Alaska's summer cruise season—or at least a good chunk of it—may happen after all with the U.S. Senate's passage of a bill temporarily setting aside the rules that prevent foreign-flagged ships from sailing between U.S. ports without a foreign stop in the itinerary.
The bill, sponsored by Alaska's two senators, waives that part of the 1886 Passenger Vessel Services Act through February, 2022. It passed by unanimous consent, and is very likely to be quickly approved by the House of Representatives for signature by the President.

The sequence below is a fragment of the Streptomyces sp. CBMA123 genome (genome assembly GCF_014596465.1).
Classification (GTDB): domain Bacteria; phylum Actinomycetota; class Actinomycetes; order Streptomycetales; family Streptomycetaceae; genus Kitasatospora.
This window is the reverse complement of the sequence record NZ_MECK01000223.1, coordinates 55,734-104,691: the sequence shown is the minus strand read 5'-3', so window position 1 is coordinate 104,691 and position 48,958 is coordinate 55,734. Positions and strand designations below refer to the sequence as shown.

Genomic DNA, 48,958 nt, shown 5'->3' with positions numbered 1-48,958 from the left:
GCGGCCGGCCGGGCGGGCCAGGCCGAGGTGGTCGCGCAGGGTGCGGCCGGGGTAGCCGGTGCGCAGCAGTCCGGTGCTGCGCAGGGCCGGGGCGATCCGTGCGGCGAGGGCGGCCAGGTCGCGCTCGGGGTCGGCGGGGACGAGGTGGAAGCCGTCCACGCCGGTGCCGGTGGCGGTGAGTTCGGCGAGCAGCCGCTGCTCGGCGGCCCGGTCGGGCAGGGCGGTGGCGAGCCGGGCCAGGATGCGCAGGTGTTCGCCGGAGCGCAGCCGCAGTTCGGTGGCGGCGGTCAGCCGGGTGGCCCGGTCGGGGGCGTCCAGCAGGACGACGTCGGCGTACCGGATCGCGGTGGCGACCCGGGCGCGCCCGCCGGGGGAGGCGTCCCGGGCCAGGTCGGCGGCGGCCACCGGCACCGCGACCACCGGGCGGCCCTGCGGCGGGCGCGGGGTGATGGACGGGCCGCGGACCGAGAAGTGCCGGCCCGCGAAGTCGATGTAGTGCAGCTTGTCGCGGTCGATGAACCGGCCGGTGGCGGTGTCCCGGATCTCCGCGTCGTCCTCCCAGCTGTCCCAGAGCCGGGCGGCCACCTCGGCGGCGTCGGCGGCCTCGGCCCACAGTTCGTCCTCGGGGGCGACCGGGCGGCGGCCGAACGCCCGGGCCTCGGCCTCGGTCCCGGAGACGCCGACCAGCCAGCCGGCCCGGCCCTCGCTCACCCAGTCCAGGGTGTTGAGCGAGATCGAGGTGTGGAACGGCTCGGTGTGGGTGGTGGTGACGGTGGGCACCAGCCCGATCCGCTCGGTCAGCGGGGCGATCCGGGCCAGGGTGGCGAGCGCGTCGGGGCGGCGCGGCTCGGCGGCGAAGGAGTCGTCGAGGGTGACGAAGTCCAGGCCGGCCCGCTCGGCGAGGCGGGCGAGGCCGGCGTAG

The issue is critical for Alaska, whose coastal towns rely heavily on tourism. All of the large cruise ships that offer Alaska cruises are foreign-flagged and either sail from or stop in Canadian ports, but Canada has banned cruise ships from its ports until sometime next year.
If passed and signed, cruise lines will still need time to get ships and crews ready, and line up their passengers; mid-July is likely the earliest possible date for cruises to start.